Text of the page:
Sometimes lace has to be attached to a gathered edge, such as on the sleeves or the neckline. In this tutorial I’ll show you how this was done in the Edwardian era: ‘The edge of the garment is sometimes rolled and whipped, to gather fulness to place, beading is then overhanded to the rolled edge and lace overhanded to the beading’ (Clothing For Women: Selection, Design, Construction, 1916)
Whipped hem: Secure the sewing thread with some stitches. Roll the raw edge towards or away from you – depending on which you find easier. (The side where the roll is forming will be the wrong side of the fabric.) Sew overcasting stitches over the roll, never catching the roll itself with the stitches. When you’ve sewn some stitches, draw the thread tight to gather the fabric. Continue whipping the hem.
‘The raw edge of the material is rolled under and gathered at the same time. […]Fine material is more easily whipped than coarse. The ruffles should be cut from selvage to selvage as the warp threads can be rolled more easily than the woof.’ (A Sewing Course For Teachers, 1913) In the picture above I’m gathering a sleeve so the fabric isn’t cut straight.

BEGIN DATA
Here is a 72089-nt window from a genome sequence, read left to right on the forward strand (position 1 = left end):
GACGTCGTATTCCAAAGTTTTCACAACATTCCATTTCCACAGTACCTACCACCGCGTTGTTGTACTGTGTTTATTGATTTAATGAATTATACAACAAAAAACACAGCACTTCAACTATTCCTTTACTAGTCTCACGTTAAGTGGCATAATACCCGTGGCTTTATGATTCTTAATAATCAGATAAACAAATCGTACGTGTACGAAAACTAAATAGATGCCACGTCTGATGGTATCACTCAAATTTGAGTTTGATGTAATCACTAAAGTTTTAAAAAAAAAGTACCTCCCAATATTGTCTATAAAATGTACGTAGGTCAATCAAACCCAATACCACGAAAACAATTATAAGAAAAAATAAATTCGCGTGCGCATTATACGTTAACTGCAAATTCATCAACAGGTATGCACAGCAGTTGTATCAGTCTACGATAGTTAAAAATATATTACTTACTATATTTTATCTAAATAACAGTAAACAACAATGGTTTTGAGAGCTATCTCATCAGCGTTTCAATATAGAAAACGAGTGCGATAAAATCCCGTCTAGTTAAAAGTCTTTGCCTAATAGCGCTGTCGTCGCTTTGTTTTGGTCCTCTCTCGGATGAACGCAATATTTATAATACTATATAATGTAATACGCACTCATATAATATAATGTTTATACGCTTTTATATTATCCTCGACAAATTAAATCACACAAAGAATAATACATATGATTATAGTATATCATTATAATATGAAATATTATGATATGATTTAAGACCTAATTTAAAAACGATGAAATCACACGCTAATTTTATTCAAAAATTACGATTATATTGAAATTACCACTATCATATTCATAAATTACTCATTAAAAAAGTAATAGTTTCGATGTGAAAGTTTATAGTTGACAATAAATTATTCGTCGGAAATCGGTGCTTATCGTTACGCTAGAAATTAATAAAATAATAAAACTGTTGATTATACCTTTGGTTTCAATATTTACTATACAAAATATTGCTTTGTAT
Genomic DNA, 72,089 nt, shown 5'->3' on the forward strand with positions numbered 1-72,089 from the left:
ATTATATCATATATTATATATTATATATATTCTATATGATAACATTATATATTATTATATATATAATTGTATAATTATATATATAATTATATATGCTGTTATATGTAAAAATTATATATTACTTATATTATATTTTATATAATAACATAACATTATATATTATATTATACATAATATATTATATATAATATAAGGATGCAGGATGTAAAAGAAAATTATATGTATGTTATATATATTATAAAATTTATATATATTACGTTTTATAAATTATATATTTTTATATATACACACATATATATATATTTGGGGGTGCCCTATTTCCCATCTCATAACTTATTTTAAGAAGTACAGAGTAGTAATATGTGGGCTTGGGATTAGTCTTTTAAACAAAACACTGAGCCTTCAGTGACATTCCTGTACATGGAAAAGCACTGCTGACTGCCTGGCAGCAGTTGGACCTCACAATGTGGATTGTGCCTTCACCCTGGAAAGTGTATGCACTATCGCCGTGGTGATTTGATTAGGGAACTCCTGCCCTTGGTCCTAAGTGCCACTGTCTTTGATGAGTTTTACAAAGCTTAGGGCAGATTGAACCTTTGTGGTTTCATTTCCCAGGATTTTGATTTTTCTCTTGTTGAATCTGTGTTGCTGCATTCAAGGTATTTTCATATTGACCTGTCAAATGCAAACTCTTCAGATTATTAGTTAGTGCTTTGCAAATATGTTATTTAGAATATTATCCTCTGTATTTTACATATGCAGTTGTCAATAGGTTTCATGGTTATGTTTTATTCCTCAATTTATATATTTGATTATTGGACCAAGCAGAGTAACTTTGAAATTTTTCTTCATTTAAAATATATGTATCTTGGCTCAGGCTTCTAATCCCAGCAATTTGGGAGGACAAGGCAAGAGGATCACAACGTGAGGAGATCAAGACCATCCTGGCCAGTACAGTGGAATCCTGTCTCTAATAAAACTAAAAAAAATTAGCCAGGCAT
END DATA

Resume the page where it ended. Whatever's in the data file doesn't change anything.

When you’ve finished the whipped hem, draw the thread tight so that the gathered edge has the measurement you intended. Cut a piece of lace the same length.
On the right side of the fabric, attach the lace with tiny running stitches.
The lace may be sewed on with overhanding or running stitches: Educational Needlecraft (1911).
This makes a neat finish for a gathered edge.
Here you’ll find more of my lace tutorials.